Produced by Robert Horsting and Craig Yahata.
In 2004, the Ted Tanouye Memorial was dedicated in Torrance. This inspired eight Torrance High School students, part of the graduating class of 2005, to find out more about the Medal of Honor winner who attended their high school so many years ago. The documentary follows the journey of the students Nicole Adachi, Alex Begovich, Kathy Choi, Tim Froehlig, Talayeh Haghighi, Billy Kim, Heather McIlvaine, and Katie Webb, as they set out to uncover the story of Ted Tanouye.
By researching school yearbooks, interviewing his brother Isao, his former classmates and fellow soldiers, the students begin to piece together the story of a young Japanese American who earned his nation’s highest military honor.
Tanouye’s were among 120,000 Americans of Japanese ancestry unconstitutionally incarcerated by the U.S. government during World War II. The Tanouye family was imprisoned in the government-run Jerome, Arkansas camp. Ted Tanouye wound up joining the famed Japanese American 442nd Regimental Combat Team and fighting in Europe.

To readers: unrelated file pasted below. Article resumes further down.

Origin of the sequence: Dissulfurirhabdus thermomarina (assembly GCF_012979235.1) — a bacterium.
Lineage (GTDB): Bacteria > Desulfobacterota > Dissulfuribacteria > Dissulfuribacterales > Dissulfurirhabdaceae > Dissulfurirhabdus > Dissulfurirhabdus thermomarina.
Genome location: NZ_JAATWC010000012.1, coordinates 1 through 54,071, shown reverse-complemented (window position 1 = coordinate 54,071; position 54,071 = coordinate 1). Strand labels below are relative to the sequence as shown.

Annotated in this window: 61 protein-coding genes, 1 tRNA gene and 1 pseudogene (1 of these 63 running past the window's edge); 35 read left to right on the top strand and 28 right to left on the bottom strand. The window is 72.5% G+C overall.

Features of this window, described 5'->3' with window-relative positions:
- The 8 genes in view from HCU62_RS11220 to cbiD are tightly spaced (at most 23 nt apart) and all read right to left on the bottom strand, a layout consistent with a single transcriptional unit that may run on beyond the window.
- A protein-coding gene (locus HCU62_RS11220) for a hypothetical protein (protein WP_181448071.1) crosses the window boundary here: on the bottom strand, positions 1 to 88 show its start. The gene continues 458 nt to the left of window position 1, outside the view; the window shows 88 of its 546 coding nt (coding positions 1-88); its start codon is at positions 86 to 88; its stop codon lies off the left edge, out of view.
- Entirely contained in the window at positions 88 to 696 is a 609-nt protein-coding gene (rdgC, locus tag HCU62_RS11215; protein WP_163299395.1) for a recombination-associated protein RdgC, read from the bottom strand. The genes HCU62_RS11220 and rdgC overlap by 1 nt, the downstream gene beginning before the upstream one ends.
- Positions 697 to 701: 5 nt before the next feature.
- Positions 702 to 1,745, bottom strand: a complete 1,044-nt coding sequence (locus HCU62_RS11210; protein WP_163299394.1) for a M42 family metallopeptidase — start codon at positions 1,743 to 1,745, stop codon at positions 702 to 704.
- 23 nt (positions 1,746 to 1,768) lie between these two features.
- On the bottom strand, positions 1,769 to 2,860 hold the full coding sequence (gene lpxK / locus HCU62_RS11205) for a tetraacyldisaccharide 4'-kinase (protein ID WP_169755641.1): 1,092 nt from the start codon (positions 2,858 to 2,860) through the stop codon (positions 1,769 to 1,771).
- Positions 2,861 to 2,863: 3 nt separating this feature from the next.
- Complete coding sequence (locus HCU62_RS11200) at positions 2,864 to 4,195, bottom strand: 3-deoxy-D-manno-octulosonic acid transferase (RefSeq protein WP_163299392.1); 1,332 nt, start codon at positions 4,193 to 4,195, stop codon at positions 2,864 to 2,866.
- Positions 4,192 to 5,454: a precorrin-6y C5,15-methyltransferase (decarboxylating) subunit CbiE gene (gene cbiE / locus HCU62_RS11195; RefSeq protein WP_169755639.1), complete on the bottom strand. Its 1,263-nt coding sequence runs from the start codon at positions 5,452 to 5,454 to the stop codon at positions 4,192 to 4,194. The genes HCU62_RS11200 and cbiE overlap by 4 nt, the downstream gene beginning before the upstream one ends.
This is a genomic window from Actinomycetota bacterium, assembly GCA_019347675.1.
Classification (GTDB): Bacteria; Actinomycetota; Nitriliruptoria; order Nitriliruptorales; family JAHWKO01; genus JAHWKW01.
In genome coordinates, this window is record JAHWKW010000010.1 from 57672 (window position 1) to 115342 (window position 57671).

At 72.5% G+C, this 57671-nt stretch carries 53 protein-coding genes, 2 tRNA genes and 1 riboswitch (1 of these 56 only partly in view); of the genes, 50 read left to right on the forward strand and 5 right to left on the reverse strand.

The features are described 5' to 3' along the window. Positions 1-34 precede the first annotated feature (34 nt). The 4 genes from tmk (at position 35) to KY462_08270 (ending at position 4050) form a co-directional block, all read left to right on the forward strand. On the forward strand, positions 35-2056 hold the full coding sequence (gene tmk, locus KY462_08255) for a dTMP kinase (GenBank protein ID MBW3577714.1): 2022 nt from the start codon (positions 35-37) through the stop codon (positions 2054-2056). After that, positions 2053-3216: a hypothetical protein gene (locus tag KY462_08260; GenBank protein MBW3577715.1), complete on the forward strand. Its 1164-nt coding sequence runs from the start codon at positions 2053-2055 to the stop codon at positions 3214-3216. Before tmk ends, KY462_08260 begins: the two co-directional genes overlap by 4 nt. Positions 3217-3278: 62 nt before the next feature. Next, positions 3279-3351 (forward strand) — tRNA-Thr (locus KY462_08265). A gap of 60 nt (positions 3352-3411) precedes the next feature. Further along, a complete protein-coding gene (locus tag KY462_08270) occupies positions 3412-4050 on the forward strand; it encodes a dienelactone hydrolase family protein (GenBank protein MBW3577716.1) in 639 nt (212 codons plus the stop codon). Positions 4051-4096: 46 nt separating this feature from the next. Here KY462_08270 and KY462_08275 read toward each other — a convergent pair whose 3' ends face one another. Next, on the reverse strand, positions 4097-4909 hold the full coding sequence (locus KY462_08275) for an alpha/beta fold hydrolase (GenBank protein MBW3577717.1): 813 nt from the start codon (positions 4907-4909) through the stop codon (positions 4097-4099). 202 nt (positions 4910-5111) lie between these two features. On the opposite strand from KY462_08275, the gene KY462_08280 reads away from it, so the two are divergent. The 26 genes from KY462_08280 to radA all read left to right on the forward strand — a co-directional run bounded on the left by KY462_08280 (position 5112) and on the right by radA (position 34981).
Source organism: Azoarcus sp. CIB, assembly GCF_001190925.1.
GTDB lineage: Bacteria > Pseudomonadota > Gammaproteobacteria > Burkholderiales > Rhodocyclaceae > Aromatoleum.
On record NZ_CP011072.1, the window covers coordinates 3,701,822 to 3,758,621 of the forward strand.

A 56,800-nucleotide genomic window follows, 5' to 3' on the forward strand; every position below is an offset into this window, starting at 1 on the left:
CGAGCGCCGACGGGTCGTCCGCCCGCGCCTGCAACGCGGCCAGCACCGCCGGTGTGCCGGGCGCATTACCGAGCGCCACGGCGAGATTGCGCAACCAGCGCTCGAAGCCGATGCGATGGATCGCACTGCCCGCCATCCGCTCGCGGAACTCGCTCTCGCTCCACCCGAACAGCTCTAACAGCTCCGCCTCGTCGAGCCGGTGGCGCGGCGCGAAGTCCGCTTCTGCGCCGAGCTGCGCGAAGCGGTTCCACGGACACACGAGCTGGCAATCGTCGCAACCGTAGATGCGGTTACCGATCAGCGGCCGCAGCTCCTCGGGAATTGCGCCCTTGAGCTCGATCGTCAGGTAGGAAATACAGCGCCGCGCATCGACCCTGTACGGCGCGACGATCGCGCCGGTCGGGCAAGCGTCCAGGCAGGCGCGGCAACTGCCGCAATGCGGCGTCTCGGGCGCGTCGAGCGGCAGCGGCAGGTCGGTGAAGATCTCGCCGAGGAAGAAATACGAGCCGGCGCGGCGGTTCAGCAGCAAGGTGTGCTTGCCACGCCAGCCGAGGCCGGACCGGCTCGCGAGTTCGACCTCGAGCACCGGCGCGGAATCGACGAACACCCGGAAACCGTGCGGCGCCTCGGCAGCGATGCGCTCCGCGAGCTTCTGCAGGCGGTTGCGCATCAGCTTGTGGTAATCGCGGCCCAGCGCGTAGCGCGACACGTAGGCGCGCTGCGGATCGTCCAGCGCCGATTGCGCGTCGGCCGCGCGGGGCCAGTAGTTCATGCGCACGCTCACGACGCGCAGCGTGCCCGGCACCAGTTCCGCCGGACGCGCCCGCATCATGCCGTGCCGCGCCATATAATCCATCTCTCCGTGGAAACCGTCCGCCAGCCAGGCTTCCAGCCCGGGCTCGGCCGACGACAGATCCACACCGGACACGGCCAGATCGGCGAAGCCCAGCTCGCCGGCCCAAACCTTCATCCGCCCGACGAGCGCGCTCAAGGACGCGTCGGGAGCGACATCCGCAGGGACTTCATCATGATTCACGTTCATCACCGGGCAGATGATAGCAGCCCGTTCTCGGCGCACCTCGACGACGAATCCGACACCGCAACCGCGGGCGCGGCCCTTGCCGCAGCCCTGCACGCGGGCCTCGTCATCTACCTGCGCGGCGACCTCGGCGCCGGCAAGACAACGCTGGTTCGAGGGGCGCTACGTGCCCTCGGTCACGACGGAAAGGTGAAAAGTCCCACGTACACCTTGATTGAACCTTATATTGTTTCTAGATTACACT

Technical Sergeant Tanouye’s heroic actions on Hill 140 in Italy would earn him the Medal of Honor. His life and his story was little remembered except by his family and his comrades. However, in 2000, upon review by the Department of Defense of the war records of Asian Pacific American soldiers, President Clinton presented 22 Medals of Honor, 20 of those to Japanese American soldiers and their families, for actions “above and beyond the call of duty.”
Citizen Tanouye was named Best Feature Documentary by the 2005 International Family Film Festival and received the Chris Award from the 2005 Columbus International Film & Video Festival. It also earned Audience Awards from the 2005 San Diego International Children’s Film Festival, the 2005 Zion Independent Film Festival and 2006 Gloria Film Festival as well as the Accolade award (2006) and a Telly Statuette (2007).
Running time: 58 min.